Superb Garryvoe Hotel lunch,
followed by a walk on the beach
|Their famous Prawn Cocktail|
The forecast for the upcoming Saturday promised an unseasonal 20 degrees plus. I looked out the window on the Tuesday before and thought to myself it is blue sky and sun now. Why wait until Saturday?
|Ardsallagh, on a different level!|
We headed east making the Bayview our port of call. But got a sinking feeling as we pulled in and soon found it was closed. No panic. Headed off towards its big sister at Garryvoe and soon found ourselves sitting in the very bright comfortable Lighthouse Bistro, the day-to-day restaurant here in this lovely hotel. We have also enjoyed some delicious meals in the more exclusive Samphire, their prime dining venue.
Sipped a Jameson Black Barrel as I read the menu that led with three specials Chef's Roast (*beef, we were told) with Red Wine Jus; Daily Catch (salmon) with Lemon & Chive Cream; and Golden Fried Haddock, all served with Creamy Potato Puree and Vegetables of the Day.
Moved on down the line to some lighter dishes, soups, toasties, wraps, salads and so on and made out choices there. We are big fans of Ardsallagh and CL picked the Crostini, with Ardsallagh Goats Cheese & Spicy Ballymaloe Relish and Squashed Cannellini Beans with Garlic and tomatoes. Top marks for this combo, really high quality, especially the cheese, the famous relish and the beans, all for €10.80.
No shortage of options and some humming and hawing before I ordered their speciality: “Our Famous Dublin Bay Prawn Cocktail, Crisp Gem Lettuce, Sauce Maire Rose® & Our Homemade Brown Bread”. (€18.00). Not your usual stuffed glass full of large rubbery prawns but a free form and generous serving in a bowl. Absolutely gorgeous, including the salad and the sauce and two slices of their really excellent brown bread.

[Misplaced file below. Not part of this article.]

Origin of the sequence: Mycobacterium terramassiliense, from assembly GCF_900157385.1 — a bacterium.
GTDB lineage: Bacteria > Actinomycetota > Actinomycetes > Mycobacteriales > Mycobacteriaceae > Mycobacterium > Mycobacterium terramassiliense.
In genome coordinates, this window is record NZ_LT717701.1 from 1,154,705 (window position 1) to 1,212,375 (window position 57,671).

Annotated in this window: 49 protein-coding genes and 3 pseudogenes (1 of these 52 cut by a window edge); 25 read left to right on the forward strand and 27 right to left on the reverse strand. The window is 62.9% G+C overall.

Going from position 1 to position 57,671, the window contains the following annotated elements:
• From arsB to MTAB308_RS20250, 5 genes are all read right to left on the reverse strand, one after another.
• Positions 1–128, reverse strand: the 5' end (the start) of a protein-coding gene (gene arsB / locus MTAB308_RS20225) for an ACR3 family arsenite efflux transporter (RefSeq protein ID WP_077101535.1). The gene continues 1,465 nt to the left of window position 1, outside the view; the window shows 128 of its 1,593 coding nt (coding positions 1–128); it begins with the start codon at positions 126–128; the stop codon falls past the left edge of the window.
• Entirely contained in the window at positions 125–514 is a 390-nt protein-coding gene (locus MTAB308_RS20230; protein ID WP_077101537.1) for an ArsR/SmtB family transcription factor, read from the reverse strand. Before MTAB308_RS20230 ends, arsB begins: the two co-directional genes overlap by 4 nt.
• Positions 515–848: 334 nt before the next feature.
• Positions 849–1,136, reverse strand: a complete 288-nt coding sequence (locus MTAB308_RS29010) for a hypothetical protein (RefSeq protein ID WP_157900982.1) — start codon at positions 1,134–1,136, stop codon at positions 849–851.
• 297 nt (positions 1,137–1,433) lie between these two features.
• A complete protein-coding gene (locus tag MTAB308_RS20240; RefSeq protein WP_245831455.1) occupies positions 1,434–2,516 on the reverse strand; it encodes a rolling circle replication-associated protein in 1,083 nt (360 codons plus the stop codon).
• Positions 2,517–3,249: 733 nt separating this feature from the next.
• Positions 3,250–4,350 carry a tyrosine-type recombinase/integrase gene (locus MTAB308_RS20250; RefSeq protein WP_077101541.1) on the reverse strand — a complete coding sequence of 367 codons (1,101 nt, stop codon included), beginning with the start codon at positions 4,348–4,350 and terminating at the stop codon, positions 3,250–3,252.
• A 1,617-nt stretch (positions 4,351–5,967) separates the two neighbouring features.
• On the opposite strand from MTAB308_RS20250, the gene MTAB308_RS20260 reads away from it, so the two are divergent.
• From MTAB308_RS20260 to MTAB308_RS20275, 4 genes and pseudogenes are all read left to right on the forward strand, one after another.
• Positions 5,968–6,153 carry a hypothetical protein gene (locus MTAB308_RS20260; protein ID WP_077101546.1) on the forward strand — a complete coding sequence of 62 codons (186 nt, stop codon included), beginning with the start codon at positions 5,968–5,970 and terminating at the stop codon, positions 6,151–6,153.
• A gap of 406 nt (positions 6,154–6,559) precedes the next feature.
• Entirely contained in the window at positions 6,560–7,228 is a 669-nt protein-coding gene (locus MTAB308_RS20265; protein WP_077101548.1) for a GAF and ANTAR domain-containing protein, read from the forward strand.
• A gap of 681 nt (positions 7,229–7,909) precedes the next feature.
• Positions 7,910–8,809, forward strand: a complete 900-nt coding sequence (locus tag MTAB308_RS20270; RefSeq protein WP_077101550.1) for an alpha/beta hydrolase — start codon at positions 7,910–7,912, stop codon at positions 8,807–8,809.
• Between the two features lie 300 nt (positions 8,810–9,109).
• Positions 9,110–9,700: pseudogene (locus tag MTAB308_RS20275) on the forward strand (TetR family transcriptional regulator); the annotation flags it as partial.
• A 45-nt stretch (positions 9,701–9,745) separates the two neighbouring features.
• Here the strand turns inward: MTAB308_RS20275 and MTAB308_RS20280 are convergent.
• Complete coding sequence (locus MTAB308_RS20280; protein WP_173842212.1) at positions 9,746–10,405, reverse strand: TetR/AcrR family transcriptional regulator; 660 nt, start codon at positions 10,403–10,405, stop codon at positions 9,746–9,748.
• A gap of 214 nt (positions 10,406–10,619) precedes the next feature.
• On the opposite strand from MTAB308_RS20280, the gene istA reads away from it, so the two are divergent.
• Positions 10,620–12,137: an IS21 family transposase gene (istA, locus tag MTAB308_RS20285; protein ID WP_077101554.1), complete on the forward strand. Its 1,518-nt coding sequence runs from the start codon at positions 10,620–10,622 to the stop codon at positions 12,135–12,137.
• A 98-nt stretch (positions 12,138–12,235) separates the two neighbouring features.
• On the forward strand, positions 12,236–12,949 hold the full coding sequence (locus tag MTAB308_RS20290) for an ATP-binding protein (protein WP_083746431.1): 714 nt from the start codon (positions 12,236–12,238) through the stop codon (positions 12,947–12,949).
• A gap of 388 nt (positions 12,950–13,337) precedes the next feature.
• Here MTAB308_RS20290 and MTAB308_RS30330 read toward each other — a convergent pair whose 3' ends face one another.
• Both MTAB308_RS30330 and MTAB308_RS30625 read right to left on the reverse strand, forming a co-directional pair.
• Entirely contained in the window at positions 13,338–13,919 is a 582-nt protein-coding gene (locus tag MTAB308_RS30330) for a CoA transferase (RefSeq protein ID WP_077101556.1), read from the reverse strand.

We were in good form after these two dishes and desserts (all €7.50) were ordered! CL is a bit of an expert and gave their Warm Oat & Apple Crumble with Vanilla Ice-Cream a big thumbs up, one of the best for sure (I did manage to beg a mouthful!). As it was, I was just as happy with my decadent choice of the Sticky Toffee & Date Pudding with Butterscotch Sauce & Vanilla Ice Cream.
Said goodbye to the lovely crew that served us and headed out to the sun and the beach, promising we’d be back!
|The hotel from well out on the beach.|
Life's a beach
There are two longish walks that I like in East Cork, both by cliffs, one in Ballycotton, the other in Knockadoon. Each has an island but only Ballycotton has a lighthouse. Thereby hangs a tale.
The original site chosen in 1846 was on Capel Island near Knockadoon. The wreck of the famous paddle steamer Sirius just west of Ballycotton Island in 1847 with great loss of life caused a rethink and a decision was made to stop building on Capel and build two lighthouses, one on Ballycotton Island and the other on Mine Head, Co. Waterford.
Ballycotton Lighthouse has been operating for over 170 years and up to 30 years ago was manned by lighthouse keepers. There are tours available to the lighthouse and other trips in the area. See https://ballycottonseaadventures.com/ballycotton-island-lighthouse-tours/, the source of the info above for more information.
|Starlings in the sun|
The walk in the gorgeous warming October sunshine along the Garryvoe beach, after our excellent lunch, set me thinking about the lighthouse - well, it is pretty prominent and I knew I read somewhere that they had started building one on Capel. So back home, I “did the Google”. Very much enjoyed that walk by the way. Don’t think I've ever seen the buildings by the lighthouse so clear and sharp from that distance.
In between, a trawler moved in parallel with the beach and more than likely some of that catch ended up on local menus such as Cush (Michelin Bibbed), Ballymaloe House and the two hotels at either side of Ballycotton Bay, the Bayview and Garryvoe. By the way, if ever you see plaice on the menu in either of the two hotels, then you’re in luck, especially if it is cooked by Ciaran Scully at the Bayview!